When I was asked to submit a post on “My First Time…” it conjured up all sorts of answers, images, and no-go areas. Especially at my age, 40+ and a bit, there have been more firsts than I can remember, some more memorable than others. The usual ones of, my first love, my first car, my first job etc. However, there is one First that is not that common for a man of my age group. Let me expand.
I am of an age group where men in the healthcare profession were primarily Doctors, Dentists or pharmacists. The number of male nurses was very low, even more so in a small community like the Channel Islands. In fact, the children of many family friends would argue that I could not be a nurse as “that’s a girl’s job”. Even worse than that, was the stereotype, that when I was engaged to be married to my first wife, people did not believe me that I was marrying a woman because “aren’t all male nurses gay”.
Oh, how times have changed, well, that’s what the naïve tend to believe. That is another topic for discussion another day. So, you can see that for a young man in his early 20’s, going into what was then seen as a predominantly female environment was rare. In fact, when I started my training, I was the only male in the class. This was a whole new world to a young 24yr old man.
So, one of my “firsts” was how to communicate to women/girls, not on a one-to-one basis, as I have had girl “friends” growing up, but rather as a collective. Sitting in a class listening to their conversations, or worse, as an Ann Summers shop had just opened that year, I had to sit next to them in class (pre lecture of course) discussing what they may buy, or have bought, lingerie etc. I was having my eyes opened and learning constantly, whether by choice or not.
So, what is the first I remember; it was ‘the first time I washed a woman’. There was no escape, no trying to avoid the task, no excuses, the job had to be done. Oh dear, did I say “the job had to be done”, understandably washing a patient is not “a Job” but rather an act of care, support, and providing a service to someone in need.
Helping someone in need has always been a default setting of mine, and over the years, I’ve provided first aid etc to many people. Now, I was faced with my biggest challenge, – washing a female patient. Not a big issue you may say, but bearing in mind my sheltered background, the gender differential generation I was born into, this was a Big Deal. There were, and even today, several factors at play.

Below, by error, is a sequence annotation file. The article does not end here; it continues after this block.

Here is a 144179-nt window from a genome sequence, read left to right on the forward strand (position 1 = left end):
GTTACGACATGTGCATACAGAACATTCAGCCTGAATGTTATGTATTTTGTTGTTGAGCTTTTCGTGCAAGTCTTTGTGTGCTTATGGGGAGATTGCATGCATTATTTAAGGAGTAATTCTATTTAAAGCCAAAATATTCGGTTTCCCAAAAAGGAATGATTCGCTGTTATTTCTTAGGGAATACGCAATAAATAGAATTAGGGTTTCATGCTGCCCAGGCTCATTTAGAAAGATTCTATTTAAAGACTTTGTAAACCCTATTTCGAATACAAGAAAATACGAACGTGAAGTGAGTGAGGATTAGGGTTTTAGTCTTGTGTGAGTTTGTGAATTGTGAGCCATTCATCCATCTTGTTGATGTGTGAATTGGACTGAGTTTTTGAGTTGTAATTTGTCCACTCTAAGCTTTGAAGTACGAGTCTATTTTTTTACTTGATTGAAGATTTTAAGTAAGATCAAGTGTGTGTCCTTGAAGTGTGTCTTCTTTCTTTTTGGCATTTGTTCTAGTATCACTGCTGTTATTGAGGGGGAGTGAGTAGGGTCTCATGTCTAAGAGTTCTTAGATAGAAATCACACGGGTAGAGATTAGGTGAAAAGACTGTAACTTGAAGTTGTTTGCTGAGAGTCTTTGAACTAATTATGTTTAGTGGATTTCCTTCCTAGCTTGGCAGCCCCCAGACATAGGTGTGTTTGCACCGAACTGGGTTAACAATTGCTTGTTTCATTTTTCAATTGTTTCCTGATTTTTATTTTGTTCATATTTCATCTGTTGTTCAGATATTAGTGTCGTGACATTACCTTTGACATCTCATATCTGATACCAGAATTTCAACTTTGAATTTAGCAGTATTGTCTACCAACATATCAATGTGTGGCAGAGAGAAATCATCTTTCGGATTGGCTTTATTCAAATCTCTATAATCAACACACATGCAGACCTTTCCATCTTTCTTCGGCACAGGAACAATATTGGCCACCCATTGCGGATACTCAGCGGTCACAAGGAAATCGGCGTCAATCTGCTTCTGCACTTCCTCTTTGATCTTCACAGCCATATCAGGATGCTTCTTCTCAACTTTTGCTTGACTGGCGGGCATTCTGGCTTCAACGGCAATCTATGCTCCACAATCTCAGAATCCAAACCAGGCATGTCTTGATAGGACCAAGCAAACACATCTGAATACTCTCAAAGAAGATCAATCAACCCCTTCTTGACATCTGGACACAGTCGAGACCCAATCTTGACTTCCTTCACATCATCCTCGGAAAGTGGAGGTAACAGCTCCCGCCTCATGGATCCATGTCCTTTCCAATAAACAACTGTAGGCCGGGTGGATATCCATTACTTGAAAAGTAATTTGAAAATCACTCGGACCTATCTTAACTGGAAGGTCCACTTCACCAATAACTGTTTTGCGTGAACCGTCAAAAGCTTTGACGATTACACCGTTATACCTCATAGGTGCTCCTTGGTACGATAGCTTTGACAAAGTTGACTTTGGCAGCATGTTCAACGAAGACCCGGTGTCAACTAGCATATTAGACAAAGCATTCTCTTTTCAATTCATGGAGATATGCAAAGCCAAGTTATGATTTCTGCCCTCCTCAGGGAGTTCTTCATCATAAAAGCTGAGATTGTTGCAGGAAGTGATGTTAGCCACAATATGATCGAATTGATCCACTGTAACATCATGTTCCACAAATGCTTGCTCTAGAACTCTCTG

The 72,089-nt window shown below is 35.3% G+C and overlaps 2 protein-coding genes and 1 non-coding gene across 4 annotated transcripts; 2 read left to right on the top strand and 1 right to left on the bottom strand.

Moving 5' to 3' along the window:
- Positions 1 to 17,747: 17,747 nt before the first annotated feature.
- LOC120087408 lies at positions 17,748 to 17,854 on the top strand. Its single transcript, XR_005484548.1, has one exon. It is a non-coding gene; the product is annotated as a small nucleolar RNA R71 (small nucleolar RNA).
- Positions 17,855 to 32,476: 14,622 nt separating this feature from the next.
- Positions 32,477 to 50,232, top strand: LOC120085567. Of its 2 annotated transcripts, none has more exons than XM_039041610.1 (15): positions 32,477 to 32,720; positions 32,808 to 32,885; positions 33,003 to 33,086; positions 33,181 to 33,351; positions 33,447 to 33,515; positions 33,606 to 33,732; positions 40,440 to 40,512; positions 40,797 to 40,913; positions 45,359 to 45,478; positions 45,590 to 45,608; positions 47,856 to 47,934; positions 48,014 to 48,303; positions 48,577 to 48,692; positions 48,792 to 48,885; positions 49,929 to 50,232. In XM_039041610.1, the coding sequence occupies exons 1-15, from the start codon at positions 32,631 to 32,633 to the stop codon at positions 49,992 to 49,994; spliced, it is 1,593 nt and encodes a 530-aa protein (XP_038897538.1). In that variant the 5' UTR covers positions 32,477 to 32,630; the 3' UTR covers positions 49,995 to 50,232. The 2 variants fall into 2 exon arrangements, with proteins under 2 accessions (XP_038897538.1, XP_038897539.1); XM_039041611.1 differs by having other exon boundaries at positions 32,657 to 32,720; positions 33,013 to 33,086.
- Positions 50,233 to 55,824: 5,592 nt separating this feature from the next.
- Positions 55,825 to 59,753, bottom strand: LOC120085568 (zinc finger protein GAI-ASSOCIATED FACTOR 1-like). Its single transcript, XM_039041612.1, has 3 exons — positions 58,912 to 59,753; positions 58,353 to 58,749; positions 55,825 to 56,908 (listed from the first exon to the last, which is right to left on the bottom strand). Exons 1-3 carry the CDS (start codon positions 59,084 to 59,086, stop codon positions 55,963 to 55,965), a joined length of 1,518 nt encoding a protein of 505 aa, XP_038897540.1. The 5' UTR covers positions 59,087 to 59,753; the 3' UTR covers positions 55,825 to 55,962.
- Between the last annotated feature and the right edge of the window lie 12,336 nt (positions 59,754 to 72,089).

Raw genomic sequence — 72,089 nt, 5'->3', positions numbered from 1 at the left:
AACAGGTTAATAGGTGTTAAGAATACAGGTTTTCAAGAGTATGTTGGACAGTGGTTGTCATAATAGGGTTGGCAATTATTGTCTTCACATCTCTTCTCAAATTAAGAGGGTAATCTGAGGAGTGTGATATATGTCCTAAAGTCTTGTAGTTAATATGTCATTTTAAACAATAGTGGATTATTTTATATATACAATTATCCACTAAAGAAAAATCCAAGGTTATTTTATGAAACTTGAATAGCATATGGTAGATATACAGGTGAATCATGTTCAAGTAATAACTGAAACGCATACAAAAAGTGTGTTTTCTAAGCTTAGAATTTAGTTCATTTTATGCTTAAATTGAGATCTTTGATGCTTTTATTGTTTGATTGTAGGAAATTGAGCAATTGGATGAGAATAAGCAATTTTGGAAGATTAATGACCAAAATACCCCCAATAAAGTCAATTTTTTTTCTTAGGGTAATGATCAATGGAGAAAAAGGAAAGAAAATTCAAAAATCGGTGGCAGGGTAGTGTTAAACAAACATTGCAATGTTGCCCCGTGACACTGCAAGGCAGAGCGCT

Firstly, my embarrassment. I had never washed anyone else in my entire life, not even a baby at this point, basically I had to grow up. No longer was I a 24yr old boy with a naked woman, but rather I was nurse providing care to someone, who by no choice of their own needed it. My ability to hide my embarrassment, was crucial to the patient, they needed to feel at ease with me, and if I was not at ease we could end up with a perpetual cycle of uncomfortable awkwardness.
Secondly, the embarrassment of the patient, an older lady who could no longer wash herself. Again, this draws on the understanding of generational differences, after all the current older generation feel embarrassed when they have to ask for help, they “don’t want to be a bother”. Also, there was the probability as an older lady, very few men had ever seen her naked, especially her “private parts”. I will add at this point, I did have a female nursing mentor/tutor with me. Never the less, to this lady a man was going to be washing her, or at the very least supporting her, where she could not do it herself.
Thirdly, there was the age gap. It doesn’t matter how often we talk about equality, “age doesn’t matter”, etc. Older people will always see the age difference. My patient said to me, “I am sorry.” Of course, I replied “why?”, and she said “a young man shouldn’t have to do something like this.” Those words hit me square in the chest, because the tone used, they way it was said, and those words summed up exactly the situation we found ourselves in. My need for feeling comfortable doing what I was doing was irrelevant, my role was not just to “provide care”, but rather, make that person feel supported, cared for, and most importantly valued as an individual.
From that point on, I never felt embarrassed, but rather had an increased compassion for those I cared for, and looked after. After all, for me this was more than a job, this was vocation. The dictionary defines Vocation as; “a person’s employment or main occupation, especially regarded as worthy and requiring dedication.” I highlighted the second phrase in the sentence because to me that is what I was about, it was a worthy job, a job that brought value into peoples lives, that supported, and cared for the most vulnerable when they wanted and needed it most. Individual lives, individuals with a history of their own, individuals who have the same needs and desires as you and I, these people requiring my dedication, and I gave it to them fully.
Notes on the Author and illustrator
Luke Nicholle is a blogger we came into contact with very early on in our blogging journey. It is an honour to host him on Hyacinth for the Soul and what better way to feature him, than to have a soulful insight in to his life as a male nurse. You can follow Luke on his blog www.discusslife.net, where he discusses life through the physical, psychological and spiritual realms of being.
All of the illustrations provided throughout #MyFirstTime are the original and bespoke works of Monty Vern. Monty has also created “My First Time…Behind the Scenes” – a companion series to #MyFirstTime. In this series Monty allows us to take a walk through his mind when creating images for My First Time. A collaboration in every sense, when you get a glimpse into the inner workings of a creatives mind! Keep up with the whole series by following T.B.C and Monty Vern.